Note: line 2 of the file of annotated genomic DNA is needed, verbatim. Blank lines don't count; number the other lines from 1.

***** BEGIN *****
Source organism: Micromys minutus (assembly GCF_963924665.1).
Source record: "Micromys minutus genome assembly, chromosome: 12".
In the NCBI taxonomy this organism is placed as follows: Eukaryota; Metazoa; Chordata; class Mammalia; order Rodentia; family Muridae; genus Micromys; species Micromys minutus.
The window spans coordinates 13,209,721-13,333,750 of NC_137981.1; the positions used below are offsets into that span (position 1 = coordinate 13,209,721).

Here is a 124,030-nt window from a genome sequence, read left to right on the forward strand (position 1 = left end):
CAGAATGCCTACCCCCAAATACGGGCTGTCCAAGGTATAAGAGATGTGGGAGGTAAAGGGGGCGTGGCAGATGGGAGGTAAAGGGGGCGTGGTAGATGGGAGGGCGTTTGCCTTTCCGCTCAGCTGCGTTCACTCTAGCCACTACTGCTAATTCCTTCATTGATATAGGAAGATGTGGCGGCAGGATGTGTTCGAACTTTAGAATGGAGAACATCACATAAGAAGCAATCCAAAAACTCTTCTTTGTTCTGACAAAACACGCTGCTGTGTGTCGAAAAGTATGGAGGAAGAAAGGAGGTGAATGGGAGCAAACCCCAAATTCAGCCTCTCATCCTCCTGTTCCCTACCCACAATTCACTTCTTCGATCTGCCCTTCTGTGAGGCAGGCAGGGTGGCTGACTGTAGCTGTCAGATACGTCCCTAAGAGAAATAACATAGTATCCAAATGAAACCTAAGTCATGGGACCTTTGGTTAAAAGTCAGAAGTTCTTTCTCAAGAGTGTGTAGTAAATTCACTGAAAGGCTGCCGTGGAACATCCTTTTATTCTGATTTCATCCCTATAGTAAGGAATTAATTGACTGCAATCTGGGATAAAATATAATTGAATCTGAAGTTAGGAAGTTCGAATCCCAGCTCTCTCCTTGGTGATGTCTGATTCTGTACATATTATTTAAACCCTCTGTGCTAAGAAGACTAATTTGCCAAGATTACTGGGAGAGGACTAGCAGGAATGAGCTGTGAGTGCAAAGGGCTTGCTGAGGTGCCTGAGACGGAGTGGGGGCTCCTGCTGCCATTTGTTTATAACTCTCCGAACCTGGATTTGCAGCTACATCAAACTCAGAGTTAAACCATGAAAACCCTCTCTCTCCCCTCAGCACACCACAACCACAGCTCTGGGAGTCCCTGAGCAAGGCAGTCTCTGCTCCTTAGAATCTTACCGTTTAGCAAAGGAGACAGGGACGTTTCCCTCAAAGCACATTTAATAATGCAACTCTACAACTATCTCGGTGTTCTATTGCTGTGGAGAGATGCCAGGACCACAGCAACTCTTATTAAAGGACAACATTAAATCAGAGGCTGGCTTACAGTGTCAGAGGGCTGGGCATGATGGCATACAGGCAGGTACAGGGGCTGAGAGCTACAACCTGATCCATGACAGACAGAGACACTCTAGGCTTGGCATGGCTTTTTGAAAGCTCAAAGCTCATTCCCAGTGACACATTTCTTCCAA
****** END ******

Source record: "Micromys minutus genome assembly, chromosome: 12".